Being Your Own Worst Enemy

This year I have been soaking up as much as Brené Brown and her research as possible. Here is a great talk she gave at a design conference which delves deeply into fear, and to me, the call to have the courage to be 100% me and to be 100% in my life.

When I was in graduate school at Roosevelt University, a favorite class of mine was on Organizational Development. One day we were given an exercise to prioritize a list of twenty or so steps we would take to start a fire or some sort of survival task. First, we did the exercise on our own. Next, we decided the sequence as a group. After receiving the proper sequence, the professors asked for a show of hands for everyone who had more correct responses as a group rather than as an individual. Most of the class raised their hands. Truth was, the exercise was supposed to show how as a group we all perform better than as individuals. To prove their point, the instructors had everyone raise their hand who did better as an individual than in the group. I was the only one who raised her hand. The professors were shocked. I don’t think they ever had anyone do better on their own before. The reason I tell this story is not to show how smart I am, but to show the biggest challenge in my life – self-confidence and being able to speak my voice. I did better on my own, because I couldn’t voice my opinions in the group.

Photo by Felix Koutchinski on Unsplash

This incident is just one of many throughout my life where I can show unequivocally that I hold myself back. I discount my ideas. I bow to others. I am afraid to speak my truth. I don’t voice my needs because I don’t want to insult or hurt others. The end result is that I have not lived fully, unabashedly; I have not made the most of opportunities that came my way. As a friend said recently, “It really, really is the bald-faced truth that we are our worst, if not only, enemies.” I know I have been for decades.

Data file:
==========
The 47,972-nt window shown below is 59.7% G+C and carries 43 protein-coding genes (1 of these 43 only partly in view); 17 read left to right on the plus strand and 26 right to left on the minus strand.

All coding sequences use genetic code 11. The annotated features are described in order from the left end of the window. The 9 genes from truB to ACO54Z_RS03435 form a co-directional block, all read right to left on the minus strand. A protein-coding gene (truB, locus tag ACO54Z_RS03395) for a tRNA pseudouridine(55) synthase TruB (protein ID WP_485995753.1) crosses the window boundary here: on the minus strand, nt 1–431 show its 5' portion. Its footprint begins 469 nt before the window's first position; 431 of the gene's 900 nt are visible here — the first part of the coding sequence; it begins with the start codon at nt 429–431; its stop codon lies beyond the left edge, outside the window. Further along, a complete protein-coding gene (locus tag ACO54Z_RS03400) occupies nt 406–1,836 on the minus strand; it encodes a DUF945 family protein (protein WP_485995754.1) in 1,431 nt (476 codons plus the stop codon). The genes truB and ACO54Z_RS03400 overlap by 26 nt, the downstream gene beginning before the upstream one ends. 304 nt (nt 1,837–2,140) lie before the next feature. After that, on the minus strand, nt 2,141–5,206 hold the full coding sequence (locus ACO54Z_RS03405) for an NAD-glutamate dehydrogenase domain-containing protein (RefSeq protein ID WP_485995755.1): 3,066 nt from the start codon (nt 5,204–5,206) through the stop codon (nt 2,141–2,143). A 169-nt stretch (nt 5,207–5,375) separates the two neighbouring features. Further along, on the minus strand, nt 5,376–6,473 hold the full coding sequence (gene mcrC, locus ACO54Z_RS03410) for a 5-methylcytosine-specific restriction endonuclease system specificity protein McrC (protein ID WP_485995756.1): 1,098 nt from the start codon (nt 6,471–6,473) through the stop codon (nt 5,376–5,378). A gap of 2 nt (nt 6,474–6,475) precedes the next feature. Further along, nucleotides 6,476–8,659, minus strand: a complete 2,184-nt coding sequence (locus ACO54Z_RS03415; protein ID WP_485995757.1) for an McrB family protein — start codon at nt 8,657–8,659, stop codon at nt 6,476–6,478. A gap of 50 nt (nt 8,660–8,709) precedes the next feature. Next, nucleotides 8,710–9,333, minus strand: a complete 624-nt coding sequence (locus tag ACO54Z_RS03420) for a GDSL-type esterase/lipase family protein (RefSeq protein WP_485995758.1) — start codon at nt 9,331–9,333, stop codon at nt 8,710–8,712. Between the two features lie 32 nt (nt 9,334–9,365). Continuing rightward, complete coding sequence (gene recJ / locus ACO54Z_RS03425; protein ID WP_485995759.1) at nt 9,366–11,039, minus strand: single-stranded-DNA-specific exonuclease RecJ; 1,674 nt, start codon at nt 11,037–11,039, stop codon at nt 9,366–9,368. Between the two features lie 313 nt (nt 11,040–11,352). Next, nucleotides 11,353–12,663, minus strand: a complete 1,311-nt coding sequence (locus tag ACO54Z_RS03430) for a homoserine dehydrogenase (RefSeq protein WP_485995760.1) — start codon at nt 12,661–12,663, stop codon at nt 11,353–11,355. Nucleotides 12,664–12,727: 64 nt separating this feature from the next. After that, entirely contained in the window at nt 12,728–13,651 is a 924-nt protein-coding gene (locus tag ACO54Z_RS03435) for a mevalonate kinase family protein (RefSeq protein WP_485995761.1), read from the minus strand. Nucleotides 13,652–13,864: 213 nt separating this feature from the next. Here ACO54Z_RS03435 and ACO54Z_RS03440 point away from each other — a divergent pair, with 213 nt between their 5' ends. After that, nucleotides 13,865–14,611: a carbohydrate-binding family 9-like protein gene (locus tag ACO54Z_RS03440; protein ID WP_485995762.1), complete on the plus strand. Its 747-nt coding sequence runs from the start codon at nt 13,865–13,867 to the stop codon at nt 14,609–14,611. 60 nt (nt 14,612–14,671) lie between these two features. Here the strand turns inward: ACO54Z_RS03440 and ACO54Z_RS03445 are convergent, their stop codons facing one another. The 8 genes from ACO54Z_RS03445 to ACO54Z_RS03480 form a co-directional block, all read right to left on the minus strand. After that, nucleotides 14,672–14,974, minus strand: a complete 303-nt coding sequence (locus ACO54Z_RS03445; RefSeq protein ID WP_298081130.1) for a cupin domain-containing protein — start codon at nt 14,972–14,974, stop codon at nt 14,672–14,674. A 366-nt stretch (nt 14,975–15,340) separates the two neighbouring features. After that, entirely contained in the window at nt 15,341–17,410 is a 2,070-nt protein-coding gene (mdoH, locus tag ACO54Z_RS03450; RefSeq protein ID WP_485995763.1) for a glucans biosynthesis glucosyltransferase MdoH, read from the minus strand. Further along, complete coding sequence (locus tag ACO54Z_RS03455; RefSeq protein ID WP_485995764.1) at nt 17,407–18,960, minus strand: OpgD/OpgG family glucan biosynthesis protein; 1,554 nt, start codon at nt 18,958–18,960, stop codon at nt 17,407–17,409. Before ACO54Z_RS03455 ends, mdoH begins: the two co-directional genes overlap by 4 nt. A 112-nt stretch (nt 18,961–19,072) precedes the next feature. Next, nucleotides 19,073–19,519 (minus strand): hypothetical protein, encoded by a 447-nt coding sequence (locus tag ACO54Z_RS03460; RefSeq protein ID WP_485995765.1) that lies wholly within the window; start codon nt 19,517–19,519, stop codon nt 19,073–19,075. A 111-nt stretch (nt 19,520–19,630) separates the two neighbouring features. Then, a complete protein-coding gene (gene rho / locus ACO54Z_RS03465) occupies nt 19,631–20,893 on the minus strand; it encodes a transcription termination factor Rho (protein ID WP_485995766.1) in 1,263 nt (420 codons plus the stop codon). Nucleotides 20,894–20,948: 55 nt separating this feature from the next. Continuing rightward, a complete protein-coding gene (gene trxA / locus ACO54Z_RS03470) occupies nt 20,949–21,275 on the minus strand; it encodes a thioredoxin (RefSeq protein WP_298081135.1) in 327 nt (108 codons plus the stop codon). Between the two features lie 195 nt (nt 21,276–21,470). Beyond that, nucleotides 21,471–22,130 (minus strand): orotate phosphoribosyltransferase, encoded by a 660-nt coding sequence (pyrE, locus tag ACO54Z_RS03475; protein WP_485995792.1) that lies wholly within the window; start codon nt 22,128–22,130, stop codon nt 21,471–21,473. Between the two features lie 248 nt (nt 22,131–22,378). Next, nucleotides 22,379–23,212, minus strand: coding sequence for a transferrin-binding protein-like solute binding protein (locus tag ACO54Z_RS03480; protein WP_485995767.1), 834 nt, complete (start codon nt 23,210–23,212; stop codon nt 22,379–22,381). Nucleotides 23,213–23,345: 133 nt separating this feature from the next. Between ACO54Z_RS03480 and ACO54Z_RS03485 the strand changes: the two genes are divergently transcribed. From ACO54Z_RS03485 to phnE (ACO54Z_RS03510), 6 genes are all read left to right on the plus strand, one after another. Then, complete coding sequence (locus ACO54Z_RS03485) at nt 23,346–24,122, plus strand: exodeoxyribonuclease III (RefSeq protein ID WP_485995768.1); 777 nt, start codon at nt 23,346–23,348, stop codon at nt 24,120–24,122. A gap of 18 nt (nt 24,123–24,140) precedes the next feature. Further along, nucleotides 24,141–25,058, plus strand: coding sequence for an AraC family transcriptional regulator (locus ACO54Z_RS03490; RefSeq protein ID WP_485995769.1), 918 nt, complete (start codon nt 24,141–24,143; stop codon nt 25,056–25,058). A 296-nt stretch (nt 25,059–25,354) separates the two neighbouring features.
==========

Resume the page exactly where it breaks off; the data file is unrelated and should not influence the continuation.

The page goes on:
In this video, Brené touches on the importance of having clear values and, importantly, living by those values. If we do not know our values, the choices we make in our lives are not tied to our goals and what we deem important. On the other hand, if we have values but do not act upon them, we are not living fully, honestly, intentionally.

In the second half of my life, I am committed to fully living the values I have defined in the first half of my life. I am striving for vulnerability, compassion, healthy boundaries, and living without hesitation. Instead of looking back at my previous choices (which I can’t change anyway), I am instead – not focused on the future – but focused on this moment. In this moment, am I doing my best to be vulnerable? Am I living openly and honestly?  Am I being compassionate, understanding, and accepting?  Am I creating healthy boundaries to protect myself while I am supporting others? Am I living fully, without hesitation?

It ain’t easy. I ain’t consistent. And it is worth it. I am learning to make new choices – and receive new, better results. I am grateful for the path I took when I was younger. I am grateful to have the courage to look at my past and learn from it. And I am so grateful to have the courage and support to fully live by my values, to the best of my ability, today.

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